If you're just starting out on your Hi-Fi journey - the world of phono preamplifiers can honestly be a touch mystifying & confusing. In fact, if you're just now researching your first turntable setup - it may be one of the first times you've ever heard of a phono preamp.
In simple terms - phono preamps are an essential component of any vinyl-based audio setup, providing the necessary amplification & equalisation to reproduce the delicate & nuanced sound of vinyl records.
Although often overlooked (& perhaps also misunderstood), a high-quality phono preamp can significantly improve the overall sound quality of your vinyl collection, bringing out the warmth, depth, & texture that vinyl is renowned for.
In this article, we will explore the role of phono preamps in vinyl playback, the different types of phono preamps available & what to look for when choosing a phono preamp for your system.
What is a phono preamp & what does it do?
A phono preamplifier (also known as a phono preamp or phono stage) is a small but mighty device that you'll find either built-in to your turntable, available as an external component that you connect between your turntable & amplifier, or it can also be found built-in to your integrated amplifier. A turntable preamp has two important jobs to do - amplify & equalise the signal coming from your record player.
The signal generated by a turntable stylus making contact with the grooves of a record is very weak & barely audible (often called the 'phono level signal’). The first key job of a good phono stage is to take this weak signal (typically measured in microvolts) & boost it to approximately 1.5 volts where it can be picked up by your system's amplifier (often called the 'line level signal). The amplification difference between the phono signal & the line-level signal is about 1000x - so as you can see, the phono stage does some impressive lifting for such a small component.
The second (& equally as important) job of the phono preamp is to correct & equalise the phono output signal. When dealing with a low-level signal like the one generated by a stylus - electromagnetic noise & interference is seriously problematic. If you simply amplify the signal without applying the correct equalisation curve (also known as the RIAA curve), you'll also be amplifying this noise pollution - resulting in much-unwanted fuzz & distortion.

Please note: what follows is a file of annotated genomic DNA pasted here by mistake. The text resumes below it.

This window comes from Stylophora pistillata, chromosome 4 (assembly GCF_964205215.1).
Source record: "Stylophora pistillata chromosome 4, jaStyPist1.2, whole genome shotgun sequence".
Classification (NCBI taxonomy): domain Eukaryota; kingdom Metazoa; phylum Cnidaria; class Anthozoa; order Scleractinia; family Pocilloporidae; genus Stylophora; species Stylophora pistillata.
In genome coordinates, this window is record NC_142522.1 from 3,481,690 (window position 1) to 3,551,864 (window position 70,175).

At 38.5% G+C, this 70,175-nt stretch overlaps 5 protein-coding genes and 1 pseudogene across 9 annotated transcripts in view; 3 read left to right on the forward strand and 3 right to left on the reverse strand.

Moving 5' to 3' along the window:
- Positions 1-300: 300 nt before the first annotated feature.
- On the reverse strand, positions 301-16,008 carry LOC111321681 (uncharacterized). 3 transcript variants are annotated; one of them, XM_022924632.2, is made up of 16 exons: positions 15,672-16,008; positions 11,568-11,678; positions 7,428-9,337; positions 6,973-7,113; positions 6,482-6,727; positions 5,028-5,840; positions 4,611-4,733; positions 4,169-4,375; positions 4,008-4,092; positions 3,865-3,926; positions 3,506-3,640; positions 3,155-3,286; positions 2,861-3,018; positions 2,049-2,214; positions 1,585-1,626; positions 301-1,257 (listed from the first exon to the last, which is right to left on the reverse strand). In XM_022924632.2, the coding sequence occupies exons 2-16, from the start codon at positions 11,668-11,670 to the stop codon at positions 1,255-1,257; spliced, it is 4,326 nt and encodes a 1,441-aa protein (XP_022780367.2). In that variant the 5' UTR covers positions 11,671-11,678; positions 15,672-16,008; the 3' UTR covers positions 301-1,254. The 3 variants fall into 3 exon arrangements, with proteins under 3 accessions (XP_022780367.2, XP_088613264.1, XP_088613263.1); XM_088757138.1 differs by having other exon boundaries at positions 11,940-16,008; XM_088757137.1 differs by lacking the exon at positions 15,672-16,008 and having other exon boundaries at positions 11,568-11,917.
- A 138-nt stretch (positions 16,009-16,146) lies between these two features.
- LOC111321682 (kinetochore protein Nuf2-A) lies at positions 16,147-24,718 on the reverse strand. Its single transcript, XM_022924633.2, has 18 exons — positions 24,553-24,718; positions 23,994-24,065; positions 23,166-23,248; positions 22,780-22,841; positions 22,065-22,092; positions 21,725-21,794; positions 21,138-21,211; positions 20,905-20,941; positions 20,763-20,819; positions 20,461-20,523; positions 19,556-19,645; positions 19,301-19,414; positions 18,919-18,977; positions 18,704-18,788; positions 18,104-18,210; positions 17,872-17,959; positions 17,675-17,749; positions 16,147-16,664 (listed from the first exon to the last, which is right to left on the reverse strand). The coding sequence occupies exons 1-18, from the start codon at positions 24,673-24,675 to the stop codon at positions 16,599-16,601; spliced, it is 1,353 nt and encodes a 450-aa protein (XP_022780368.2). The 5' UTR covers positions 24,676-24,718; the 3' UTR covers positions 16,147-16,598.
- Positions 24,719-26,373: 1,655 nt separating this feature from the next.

Is an external turntable preamp better?
A built-in preamp is generally the more convenient & budget-friendly option, allowing you to essentially 'plug & play' without many more considerations. This can be particularly useful if you have active speakers or systems that weren't really put together with turntables initially considered.
As you start moving up the scale though & become interested in extracting better sound quality from your system - a separate preamp will likely be a better option.
External turntable preamplifiers are generally much better quality than their built-in counterparts. Being separated from the other system components means the external phono stage can operate with its own power supply while also remaining shielded from any signal interference. Given the magnitude of amplification performed by any given preamp, this can result in a significant improvement in sound quality.
A Hi-Fi system is only as good as its weakest link - & unfortunately, a cheap built-in preamp is more often than not the weakest component we see in a vinyl setup.
How do I choose the preamp? What preamp should I get?
In a world of near-endless options - it can be hard to figure out what the best choice is. With that in mind, there are some key things to consider when it comes to picking a good preamp that will help you narrow it down. I'll quickly walk you through them now: